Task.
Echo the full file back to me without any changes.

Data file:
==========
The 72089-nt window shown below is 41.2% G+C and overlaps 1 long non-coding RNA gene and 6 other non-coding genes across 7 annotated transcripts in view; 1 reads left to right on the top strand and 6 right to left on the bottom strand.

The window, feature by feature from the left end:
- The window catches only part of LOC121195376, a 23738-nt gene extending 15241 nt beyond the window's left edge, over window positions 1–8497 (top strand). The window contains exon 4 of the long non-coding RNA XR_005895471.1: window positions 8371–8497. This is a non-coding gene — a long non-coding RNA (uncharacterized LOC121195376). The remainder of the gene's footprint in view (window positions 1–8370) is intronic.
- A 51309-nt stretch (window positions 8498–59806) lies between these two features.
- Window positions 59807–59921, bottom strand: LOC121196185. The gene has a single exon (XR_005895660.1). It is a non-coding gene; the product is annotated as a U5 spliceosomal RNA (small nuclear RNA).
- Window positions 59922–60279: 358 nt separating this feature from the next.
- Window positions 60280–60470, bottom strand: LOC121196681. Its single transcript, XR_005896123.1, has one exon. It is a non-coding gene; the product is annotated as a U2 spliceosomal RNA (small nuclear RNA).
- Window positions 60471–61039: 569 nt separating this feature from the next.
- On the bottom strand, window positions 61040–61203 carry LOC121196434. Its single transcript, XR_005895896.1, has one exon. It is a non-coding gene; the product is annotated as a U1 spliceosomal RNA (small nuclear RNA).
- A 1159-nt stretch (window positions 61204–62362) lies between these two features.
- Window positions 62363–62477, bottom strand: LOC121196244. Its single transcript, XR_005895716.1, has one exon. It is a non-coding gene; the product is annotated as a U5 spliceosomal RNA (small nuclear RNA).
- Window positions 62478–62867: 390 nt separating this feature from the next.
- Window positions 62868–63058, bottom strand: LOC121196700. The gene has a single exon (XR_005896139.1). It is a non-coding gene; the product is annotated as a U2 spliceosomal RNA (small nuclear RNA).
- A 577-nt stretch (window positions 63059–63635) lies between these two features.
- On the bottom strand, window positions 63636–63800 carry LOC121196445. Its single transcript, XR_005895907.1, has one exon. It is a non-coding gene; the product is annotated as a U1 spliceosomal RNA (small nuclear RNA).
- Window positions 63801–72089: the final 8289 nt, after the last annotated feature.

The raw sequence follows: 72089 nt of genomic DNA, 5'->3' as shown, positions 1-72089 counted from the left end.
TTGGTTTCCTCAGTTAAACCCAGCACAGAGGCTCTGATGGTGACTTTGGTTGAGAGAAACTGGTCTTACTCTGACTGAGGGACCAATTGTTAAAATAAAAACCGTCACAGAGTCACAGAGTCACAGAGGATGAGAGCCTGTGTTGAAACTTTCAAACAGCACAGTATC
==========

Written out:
The 72089-nt window shown below is 41.2% G+C and overlaps 1 long non-coding RNA gene and 6 other non-coding genes across 7 annotated transcripts in view; 1 reads left to right on the top strand and 6 right to left on the bottom strand.

The window, feature by feature from the left end:
- The window catches only part of LOC121195376, a 23738-nt gene extending 15241 nt beyond the window's left edge, over window positions 1–8497 (top strand). The window contains exon 4 of the long non-coding RNA XR_005895471.1: window positions 8371–8497. This is a non-coding gene — a long non-coding RNA (uncharacterized LOC121195376). The remainder of the gene's footprint in view (window positions 1–8370) is intronic.
- A 51309-nt stretch (window positions 8498–59806) lies between these two features.
- Window positions 59807–59921, bottom strand: LOC121196185. The gene has a single exon (XR_005895660.1). It is a non-coding gene; the product is annotated as a U5 spliceosomal RNA (small nuclear RNA).
- Window positions 59922–60279: 358 nt separating this feature from the next.
- Window positions 60280–60470, bottom strand: LOC121196681. Its single transcript, XR_005896123.1, has one exon. It is a non-coding gene; the product is annotated as a U2 spliceosomal RNA (small nuclear RNA).
- Window positions 60471–61039: 569 nt separating this feature from the next.
- On the bottom strand, window positions 61040–61203 carry LOC121196434. Its single transcript, XR_005895896.1, has one exon. It is a non-coding gene; the product is annotated as a U1 spliceosomal RNA (small nuclear RNA).
- A 1159-nt stretch (window positions 61204–62362) lies between these two features.
- Window positions 62363–62477, bottom strand: LOC121196244. Its single transcript, XR_005895716.1, has one exon. It is a non-coding gene; the product is annotated as a U5 spliceosomal RNA (small nuclear RNA).
- Window positions 62478–62867: 390 nt separating this feature from the next.
- Window positions 62868–63058, bottom strand: LOC121196700. The gene has a single exon (XR_005896139.1). It is a non-coding gene; the product is annotated as a U2 spliceosomal RNA (small nuclear RNA).
- A 577-nt stretch (window positions 63059–63635) lies between these two features.
- On the bottom strand, window positions 63636–63800 carry LOC121196445. Its single transcript, XR_005895907.1, has one exon. It is a non-coding gene; the product is annotated as a U1 spliceosomal RNA (small nuclear RNA).
- Window positions 63801–72089: the final 8289 nt, after the last annotated feature.

The raw sequence follows: 72089 nt of genomic DNA, 5'->3' as shown, positions 1-72089 counted from the left end.
TTGGTTTCCTCAGTTAAACCCAGCACAGAGGCTCTGATGGTGACTTTGGTTGAGAGAAACTGGTCTTACTCTGACTGAGGGACCAATTGTTAAAATAAAAACCGTCACAGAGTCACAGAGTCACAGAGGATGAGAGCCTGTGTTGAAACTTTCAAACAGCACAGTATC